Big 5 Health Insurers Named In Cancellation Lawsuits Contributed $804,600 to Governor
SANTA MONICA, Calif., May 14 /PRNewswire-USNewswire/ -- Consumer Watchdog today said that according to industry insiders the state's top HMO regulator is considering a deal with Kaiser that would allow the company to avoid paying for past medical bills for some patients whose coverage was illegally cancelled when they got sick. The deal is also rumored to include provisions designed to limit Kaiser's legal liability.
After two years of high-profile media coverage of widespread coverage cancellations, the Department of Managed Health Care (DMHC) recently announced plans to require insurers to reinstate coverage, though no formal orders for reinstatement have yet been issued.
Download the letter at: http://www.ConsumerWatchdog.org/resources/KaiserSettlementLetter.pdf
In the letter, Consumer Watchdog wrote:
"We have heard disturbing rumors that the Department will soon announce a settlement with Kaiser regarding illegal retroactive cancellations of coverage that falls significantly short of your duty to protect patients by allowing Kaiser to continue to refuse to pay past medical bills. What's worse, we understand that the agreement is also aimed at limiting Kaiser's future legal liability to patients who were left uninsured when they got sick and needed coverage the most -- some of whom have lost their jobs and their homes because of Kaiser's malfeasance...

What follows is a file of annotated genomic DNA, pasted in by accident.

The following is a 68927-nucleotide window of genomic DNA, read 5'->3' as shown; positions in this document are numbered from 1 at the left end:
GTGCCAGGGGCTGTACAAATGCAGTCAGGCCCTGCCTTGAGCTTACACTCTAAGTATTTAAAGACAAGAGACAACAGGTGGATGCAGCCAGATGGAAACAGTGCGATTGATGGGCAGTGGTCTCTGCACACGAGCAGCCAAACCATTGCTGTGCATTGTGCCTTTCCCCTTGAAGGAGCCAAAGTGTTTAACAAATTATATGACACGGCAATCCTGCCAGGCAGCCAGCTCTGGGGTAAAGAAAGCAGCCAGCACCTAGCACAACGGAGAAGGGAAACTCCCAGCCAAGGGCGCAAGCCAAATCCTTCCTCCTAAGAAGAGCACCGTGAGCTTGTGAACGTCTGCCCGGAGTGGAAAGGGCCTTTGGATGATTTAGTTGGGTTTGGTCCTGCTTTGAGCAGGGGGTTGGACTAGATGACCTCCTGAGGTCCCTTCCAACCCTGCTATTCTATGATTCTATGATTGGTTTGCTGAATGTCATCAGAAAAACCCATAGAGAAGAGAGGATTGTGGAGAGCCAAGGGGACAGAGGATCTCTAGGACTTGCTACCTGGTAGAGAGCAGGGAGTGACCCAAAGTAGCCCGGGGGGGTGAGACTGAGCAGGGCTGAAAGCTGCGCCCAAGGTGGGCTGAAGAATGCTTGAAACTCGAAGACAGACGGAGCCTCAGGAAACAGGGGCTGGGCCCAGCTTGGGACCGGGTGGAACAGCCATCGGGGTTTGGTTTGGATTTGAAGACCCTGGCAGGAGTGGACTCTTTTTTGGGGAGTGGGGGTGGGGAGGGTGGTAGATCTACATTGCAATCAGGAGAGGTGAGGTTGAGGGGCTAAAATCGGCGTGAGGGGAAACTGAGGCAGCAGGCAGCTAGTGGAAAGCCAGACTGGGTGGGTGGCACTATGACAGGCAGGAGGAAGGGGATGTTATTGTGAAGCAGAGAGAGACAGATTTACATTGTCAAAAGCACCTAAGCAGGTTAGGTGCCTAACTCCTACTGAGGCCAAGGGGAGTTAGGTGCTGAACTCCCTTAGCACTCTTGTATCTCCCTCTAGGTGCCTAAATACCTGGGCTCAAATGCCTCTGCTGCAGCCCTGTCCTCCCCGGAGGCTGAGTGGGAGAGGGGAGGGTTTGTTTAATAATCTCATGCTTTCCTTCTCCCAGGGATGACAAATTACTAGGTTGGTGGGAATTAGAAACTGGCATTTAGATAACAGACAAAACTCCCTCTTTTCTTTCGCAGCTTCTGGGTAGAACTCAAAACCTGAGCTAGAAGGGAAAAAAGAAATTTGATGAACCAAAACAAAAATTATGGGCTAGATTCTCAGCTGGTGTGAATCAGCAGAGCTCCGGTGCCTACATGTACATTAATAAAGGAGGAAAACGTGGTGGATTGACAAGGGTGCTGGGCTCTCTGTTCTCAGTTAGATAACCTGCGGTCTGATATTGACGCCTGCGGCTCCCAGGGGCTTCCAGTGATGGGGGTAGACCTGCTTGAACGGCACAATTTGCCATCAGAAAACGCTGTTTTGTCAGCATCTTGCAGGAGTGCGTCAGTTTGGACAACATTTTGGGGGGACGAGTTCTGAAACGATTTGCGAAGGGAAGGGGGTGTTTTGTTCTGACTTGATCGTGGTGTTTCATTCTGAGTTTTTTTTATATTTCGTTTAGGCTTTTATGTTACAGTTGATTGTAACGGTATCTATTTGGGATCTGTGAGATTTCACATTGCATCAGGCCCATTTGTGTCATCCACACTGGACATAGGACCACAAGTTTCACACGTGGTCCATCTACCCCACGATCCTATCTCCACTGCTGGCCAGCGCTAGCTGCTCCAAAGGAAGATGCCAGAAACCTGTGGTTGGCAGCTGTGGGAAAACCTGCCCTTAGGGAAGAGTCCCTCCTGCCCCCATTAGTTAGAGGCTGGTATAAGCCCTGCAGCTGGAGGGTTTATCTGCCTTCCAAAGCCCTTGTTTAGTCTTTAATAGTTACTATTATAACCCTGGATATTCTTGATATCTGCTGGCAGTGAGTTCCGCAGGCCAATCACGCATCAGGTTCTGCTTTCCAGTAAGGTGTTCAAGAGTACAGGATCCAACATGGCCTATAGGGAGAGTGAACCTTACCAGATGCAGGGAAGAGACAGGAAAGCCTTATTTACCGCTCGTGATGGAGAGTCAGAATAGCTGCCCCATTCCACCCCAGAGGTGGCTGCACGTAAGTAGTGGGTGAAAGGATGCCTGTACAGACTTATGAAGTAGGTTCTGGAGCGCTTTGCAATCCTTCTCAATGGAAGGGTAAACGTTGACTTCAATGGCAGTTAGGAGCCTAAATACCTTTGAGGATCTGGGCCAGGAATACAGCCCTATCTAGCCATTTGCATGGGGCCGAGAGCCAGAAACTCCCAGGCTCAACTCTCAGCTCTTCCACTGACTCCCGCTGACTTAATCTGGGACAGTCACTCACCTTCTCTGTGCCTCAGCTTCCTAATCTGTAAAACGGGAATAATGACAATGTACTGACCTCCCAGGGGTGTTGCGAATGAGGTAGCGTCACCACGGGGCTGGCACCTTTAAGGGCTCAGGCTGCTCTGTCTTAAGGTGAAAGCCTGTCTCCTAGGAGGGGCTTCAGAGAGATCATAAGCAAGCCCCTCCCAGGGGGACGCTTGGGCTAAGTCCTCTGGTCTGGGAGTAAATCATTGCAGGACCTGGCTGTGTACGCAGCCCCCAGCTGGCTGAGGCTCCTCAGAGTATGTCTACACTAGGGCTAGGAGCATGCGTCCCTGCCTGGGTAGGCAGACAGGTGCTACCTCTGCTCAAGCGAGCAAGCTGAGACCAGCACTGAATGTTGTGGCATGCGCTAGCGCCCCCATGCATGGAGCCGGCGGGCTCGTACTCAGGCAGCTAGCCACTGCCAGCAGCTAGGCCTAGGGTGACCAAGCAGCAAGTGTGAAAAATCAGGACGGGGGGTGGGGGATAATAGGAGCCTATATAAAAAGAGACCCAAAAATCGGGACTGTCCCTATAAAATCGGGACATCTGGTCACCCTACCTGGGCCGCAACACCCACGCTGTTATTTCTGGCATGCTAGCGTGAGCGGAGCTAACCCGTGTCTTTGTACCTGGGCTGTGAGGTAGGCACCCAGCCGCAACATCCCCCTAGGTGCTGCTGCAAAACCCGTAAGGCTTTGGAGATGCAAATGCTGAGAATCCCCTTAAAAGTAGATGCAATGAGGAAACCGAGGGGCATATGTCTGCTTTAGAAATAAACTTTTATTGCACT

"[A]ll previous rescissions carried out without a showing of willful misrepresentation were premature at best, and therefore wrongful, and patients must be immediately put back in the position that they were in prior to losing coverage. Dragging patients through months of review before reinstatement and/or full payment of past medical bills is simply further unjust punishment.
"Your Department's failure to attend to the interest of the patients forced them to sue for relief. Now, the insurance company defendants that you regulate are counting on you to bail them out. This is an inappropriate role for an agency entrusted with the protection of patients.
"This latest action marks a disturbing trend. Promised regulations are now 18 months overdue. Several company surveys are long overdue. It is not too late for you to put the Department back on track, but you must personally ensure that patients come first -- even if that means upsetting some of the Governor's largest contributors."
The state's largest 5 health insurer's, all named in lawsuits and targeted by regulators for illegal policy cancellations, have contributed $804,600 to Governor Schwarzenegger since 2004:
Blue Cross: $256,000
Health Net: $155,500
Blue Shield: $104,600
|SOURCE Consumer Watchdog|
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